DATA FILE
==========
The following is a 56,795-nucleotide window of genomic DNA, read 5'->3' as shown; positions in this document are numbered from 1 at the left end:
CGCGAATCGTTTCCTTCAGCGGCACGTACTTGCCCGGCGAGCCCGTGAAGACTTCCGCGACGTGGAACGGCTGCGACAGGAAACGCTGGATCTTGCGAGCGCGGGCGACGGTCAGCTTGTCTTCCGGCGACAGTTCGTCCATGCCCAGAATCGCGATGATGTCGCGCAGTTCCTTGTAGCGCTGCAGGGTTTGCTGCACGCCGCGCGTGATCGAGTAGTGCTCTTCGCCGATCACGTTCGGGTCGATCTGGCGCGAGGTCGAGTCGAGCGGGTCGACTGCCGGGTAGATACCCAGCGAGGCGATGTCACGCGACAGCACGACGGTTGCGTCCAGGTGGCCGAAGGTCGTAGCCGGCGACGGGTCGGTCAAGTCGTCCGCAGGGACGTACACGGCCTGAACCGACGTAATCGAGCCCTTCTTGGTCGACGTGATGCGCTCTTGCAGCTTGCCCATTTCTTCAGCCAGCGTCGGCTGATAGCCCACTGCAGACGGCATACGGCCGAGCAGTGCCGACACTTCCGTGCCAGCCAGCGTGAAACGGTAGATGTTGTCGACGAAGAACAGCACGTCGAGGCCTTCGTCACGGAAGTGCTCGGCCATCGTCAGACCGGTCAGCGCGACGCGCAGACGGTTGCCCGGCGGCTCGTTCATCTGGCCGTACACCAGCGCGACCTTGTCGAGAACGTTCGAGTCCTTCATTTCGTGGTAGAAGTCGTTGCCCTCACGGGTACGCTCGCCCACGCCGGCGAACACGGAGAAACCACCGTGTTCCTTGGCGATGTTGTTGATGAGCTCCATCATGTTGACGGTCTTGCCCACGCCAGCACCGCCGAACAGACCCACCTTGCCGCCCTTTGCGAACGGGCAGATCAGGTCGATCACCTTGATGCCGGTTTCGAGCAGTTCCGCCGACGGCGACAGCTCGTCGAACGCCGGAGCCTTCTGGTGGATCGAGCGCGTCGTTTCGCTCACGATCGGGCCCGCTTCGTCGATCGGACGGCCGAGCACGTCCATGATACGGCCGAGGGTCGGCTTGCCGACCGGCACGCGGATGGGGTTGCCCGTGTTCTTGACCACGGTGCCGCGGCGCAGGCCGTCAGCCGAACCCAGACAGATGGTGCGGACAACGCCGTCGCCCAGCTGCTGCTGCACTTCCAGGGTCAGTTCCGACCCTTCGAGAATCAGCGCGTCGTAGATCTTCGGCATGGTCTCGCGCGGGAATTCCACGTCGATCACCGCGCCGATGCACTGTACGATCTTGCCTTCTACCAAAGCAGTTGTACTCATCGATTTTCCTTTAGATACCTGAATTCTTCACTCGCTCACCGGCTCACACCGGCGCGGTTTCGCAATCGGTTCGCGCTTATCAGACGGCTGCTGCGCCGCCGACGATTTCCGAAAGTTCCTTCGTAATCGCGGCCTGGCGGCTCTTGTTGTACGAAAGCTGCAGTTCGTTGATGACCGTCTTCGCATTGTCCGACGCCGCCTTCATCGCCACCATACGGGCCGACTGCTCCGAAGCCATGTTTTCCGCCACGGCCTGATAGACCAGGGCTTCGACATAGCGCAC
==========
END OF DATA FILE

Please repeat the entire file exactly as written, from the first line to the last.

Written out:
The following is a 56,795-nucleotide window of genomic DNA, read 5'->3' as shown; positions in this document are numbered from 1 at the left end:
CGCGAATCGTTTCCTTCAGCGGCACGTACTTGCCCGGCGAGCCCGTGAAGACTTCCGCGACGTGGAACGGCTGCGACAGGAAACGCTGGATCTTGCGAGCGCGGGCGACGGTCAGCTTGTCTTCCGGCGACAGTTCGTCCATGCCCAGAATCGCGATGATGTCGCGCAGTTCCTTGTAGCGCTGCAGGGTTTGCTGCACGCCGCGCGTGATCGAGTAGTGCTCTTCGCCGATCACGTTCGGGTCGATCTGGCGCGAGGTCGAGTCGAGCGGGTCGACTGCCGGGTAGATACCCAGCGAGGCGATGTCACGCGACAGCACGACGGTTGCGTCCAGGTGGCCGAAGGTCGTAGCCGGCGACGGGTCGGTCAAGTCGTCCGCAGGGACGTACACGGCCTGAACCGACGTAATCGAGCCCTTCTTGGTCGACGTGATGCGCTCTTGCAGCTTGCCCATTTCTTCAGCCAGCGTCGGCTGATAGCCCACTGCAGACGGCATACGGCCGAGCAGTGCCGACACTTCCGTGCCAGCCAGCGTGAAACGGTAGATGTTGTCGACGAAGAACAGCACGTCGAGGCCTTCGTCACGGAAGTGCTCGGCCATCGTCAGACCGGTCAGCGCGACGCGCAGACGGTTGCCCGGCGGCTCGTTCATCTGGCCGTACACCAGCGCGACCTTGTCGAGAACGTTCGAGTCCTTCATTTCGTGGTAGAAGTCGTTGCCCTCACGGGTACGCTCGCCCACGCCGGCGAACACGGAGAAACCACCGTGTTCCTTGGCGATGTTGTTGATGAGCTCCATCATGTTGACGGTCTTGCCCACGCCAGCACCGCCGAACAGACCCACCTTGCCGCCCTTTGCGAACGGGCAGATCAGGTCGATCACCTTGATGCCGGTTTCGAGCAGTTCCGCCGACGGCGACAGCTCGTCGAACGCCGGAGCCTTCTGGTGGATCGAGCGCGTCGTTTCGCTCACGATCGGGCCCGCTTCGTCGATCGGACGGCCGAGCACGTCCATGATACGGCCGAGGGTCGGCTTGCCGACCGGCACGCGGATGGGGTTGCCCGTGTTCTTGACCACGGTGCCGCGGCGCAGGCCGTCAGCCGAACCCAGACAGATGGTGCGGACAACGCCGTCGCCCAGCTGCTGCTGCACTTCCAGGGTCAGTTCCGACCCTTCGAGAATCAGCGCGTCGTAGATCTTCGGCATGGTCTCGCGCGGGAATTCCACGTCGATCACCGCGCCGATGCACTGTACGATCTTGCCTTCTACCAAAGCAGTTGTACTCATCGATTTTCCTTTAGATACCTGAATTCTTCACTCGCTCACCGGCTCACACCGGCGCGGTTTCGCAATCGGTTCGCGCTTATCAGACGGCTGCTGCGCCGCCGACGATTTCCGAAAGTTCCTTCGTAATCGCGGCCTGGCGGCTCTTGTTGTACGAAAGCTGCAGTTCGTTGATGACCGTCTTCGCATTGTCCGACGCCGCCTTCATCGCCACCATACGGGCCGACTGCTCCGAAGCCATGTTTTCCGCCACGGCCTGATAGACCAGGGCTTCGACATAGCGCAC